Memorandum of Decision Re: Robot Wars

DO NOT PUBLISH This case disposition has no value as precedent and is not intended for publication. Any publication, either in print or electronically, is contrary to the intent and wishes of the court.
In re MARC and DENISE THORPE,                                       No. 98-11963      Debtor(s). ______________________________________/ MARC and DENISE THORPE,      Plaintiff(s),    v.                                                                                    A.P. No. 00-1031 PROFILE HOLDINGS, INC.,      Defendant(s). _______________________________________/
Memorandum of Decision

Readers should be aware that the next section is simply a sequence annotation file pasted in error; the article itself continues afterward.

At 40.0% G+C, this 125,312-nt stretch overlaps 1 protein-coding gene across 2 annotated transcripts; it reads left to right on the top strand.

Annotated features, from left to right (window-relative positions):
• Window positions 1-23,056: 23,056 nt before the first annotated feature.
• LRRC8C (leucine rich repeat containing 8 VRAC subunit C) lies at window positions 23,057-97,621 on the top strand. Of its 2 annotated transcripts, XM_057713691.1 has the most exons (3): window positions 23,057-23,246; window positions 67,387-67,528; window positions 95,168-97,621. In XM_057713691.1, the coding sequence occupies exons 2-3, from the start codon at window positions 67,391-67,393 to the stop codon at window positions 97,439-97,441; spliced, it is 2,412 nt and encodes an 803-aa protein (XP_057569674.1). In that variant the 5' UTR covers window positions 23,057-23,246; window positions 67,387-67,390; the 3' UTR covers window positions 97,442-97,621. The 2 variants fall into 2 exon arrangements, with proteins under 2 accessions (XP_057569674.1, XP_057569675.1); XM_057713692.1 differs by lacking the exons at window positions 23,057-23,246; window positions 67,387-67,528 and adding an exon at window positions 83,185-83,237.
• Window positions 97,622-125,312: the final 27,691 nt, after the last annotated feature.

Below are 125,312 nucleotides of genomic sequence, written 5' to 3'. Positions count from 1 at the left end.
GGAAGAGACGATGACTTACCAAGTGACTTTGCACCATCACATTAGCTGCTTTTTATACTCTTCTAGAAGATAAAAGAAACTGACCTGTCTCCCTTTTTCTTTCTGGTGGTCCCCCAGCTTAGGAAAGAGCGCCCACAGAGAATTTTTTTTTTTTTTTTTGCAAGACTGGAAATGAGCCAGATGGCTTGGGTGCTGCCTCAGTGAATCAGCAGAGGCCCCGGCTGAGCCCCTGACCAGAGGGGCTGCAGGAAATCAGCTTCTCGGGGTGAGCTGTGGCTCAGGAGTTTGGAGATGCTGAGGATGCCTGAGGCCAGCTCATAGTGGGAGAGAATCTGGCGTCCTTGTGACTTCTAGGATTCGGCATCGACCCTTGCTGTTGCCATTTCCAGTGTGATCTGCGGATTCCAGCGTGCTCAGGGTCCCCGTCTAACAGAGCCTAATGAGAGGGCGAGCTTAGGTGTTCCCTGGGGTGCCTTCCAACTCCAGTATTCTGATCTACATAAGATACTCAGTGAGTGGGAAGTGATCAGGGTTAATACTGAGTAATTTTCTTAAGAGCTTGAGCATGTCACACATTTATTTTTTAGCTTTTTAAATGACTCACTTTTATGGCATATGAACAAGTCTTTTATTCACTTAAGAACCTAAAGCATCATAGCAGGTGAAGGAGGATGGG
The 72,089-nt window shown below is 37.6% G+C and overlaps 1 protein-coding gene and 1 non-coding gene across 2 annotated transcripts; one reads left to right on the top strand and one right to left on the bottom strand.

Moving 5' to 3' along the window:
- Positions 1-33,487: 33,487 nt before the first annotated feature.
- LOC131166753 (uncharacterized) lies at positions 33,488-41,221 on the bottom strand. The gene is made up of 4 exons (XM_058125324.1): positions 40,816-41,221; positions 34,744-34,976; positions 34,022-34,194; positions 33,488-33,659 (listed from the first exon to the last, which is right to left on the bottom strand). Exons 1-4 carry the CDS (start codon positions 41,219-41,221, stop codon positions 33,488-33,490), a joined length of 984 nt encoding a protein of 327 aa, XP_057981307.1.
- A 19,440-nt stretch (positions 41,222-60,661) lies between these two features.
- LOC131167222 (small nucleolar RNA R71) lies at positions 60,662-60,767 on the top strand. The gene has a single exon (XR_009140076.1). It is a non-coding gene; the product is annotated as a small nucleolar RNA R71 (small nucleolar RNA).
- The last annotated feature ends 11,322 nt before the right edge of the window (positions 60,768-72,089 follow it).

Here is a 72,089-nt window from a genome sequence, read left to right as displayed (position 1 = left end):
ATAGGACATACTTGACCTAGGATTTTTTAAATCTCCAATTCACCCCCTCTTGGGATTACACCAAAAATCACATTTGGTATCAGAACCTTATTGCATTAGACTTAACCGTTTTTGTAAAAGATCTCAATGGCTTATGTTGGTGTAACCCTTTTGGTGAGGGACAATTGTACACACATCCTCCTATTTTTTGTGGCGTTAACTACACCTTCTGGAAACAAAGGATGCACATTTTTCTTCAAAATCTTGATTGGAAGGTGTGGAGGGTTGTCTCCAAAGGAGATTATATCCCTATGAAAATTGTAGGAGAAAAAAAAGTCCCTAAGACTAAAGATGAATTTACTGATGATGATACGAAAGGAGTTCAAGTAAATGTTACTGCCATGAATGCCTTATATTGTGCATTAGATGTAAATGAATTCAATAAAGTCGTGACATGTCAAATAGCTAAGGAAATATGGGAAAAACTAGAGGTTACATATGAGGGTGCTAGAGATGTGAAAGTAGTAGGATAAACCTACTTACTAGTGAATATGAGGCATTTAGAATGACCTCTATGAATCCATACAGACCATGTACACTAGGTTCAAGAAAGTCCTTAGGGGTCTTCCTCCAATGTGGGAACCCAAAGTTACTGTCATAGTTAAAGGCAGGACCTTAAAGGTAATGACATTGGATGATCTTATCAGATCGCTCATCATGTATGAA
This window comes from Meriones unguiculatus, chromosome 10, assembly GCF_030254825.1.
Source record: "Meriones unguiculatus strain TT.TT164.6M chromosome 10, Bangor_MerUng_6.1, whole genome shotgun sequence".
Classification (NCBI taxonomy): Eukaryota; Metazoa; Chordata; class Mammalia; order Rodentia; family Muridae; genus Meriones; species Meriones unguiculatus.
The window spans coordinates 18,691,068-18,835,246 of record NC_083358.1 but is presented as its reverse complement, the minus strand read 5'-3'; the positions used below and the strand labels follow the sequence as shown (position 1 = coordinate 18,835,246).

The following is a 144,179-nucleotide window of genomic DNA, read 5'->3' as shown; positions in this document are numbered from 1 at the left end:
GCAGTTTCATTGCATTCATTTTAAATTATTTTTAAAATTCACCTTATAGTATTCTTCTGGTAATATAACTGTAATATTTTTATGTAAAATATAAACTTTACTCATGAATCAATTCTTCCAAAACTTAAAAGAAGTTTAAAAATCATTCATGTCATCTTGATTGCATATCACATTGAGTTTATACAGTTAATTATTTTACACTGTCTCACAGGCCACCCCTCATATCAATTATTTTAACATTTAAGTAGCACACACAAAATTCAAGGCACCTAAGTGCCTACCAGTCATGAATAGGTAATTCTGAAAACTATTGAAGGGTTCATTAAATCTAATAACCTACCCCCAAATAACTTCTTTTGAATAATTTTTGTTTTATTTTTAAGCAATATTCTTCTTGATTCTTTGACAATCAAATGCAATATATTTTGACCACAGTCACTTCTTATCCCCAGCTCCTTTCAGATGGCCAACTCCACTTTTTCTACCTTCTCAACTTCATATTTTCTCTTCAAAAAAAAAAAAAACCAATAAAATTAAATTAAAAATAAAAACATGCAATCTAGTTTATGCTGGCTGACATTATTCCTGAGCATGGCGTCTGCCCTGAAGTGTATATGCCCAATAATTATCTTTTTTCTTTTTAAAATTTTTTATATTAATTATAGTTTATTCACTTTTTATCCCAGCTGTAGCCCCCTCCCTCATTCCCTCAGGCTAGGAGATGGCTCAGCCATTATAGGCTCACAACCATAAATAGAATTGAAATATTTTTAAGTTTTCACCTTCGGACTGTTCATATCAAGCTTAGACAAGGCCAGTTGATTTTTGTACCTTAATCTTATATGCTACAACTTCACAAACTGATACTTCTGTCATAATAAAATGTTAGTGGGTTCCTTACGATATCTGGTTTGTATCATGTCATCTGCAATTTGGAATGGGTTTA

I. Introduction      Debtor Marc Thorpe is a free-lance designer and model maker. About ten years ago, he came up with an idea for a competition involving radio-controlled robots designed to do mayhem to one another in a sort of mechanical cockfight. He called his idea Robot Wars.      In 1994, Thorpe entered into a business transaction with Profile Holdings, Inc., whereby Thorpe would become a joint venturer with Profile in Robot Wars; Thorpe was to provide the ideas and Profile the financing.      The principal of Profile is Steven Plotnicki, who appears to be almost a caricature of an East-coast entrepreneur: brash, aggressive, combative, and litigious. Thorpe appears to be his exact opposite: West coast reserved, quiet, personable, naive. With the benefit of hindsight, a 50-50 partnership between the two of them had no chance of succeeding. While Robot Wars could not have taken off without Profile's financing, Thorpe became more and more uncomfortable with Profile as a business partner.      The essence of whatever success Robot Wars has enjoyed is a small group of dedicated robot builders anxious to compete against each other. Thanks to the Internet, Thorpe was able to build a very personal relationship with them. This personal relationship, and Thorpe's inability to make the builders comfortable with Profile, has resulted in the impasse now before the court.      Prior to Thorpe's Chapter 11 filing, he and Profile were locked in litigation in New York. Two tentative settlements of that litigation broke down, and Thorpe was unsuccessful in obtaining court permission to produce a Robot Wars event over Profile's objection. Thorpe then filed a Chapter 11 petition in this court, hoping to use the bankruptcy proceedings to divest Profile of its interest in Robot Wars.      In late 1998, the parties again entered into settlement discussions and this time reached a signed agreement. Under the agreement, Thorpe was to receive $250,000.00 cash and 10% of receipts as royalties. In return, Thorpe agreed to use his best efforts to promote Robot Wars, secure certain rights from robot makers, and use his best efforts to rehabilitate Profile's reputation, which had been severely damaged by litigation.      This adversary proceeding arises out of the 1998 settlement agreement. In the complaint, Thorpe seeks his $250,000.00, which has never been paid. In its counterclaim, Profile seeks damages from Thorpe for his failure to use his best efforts to rehabilitate its reputation.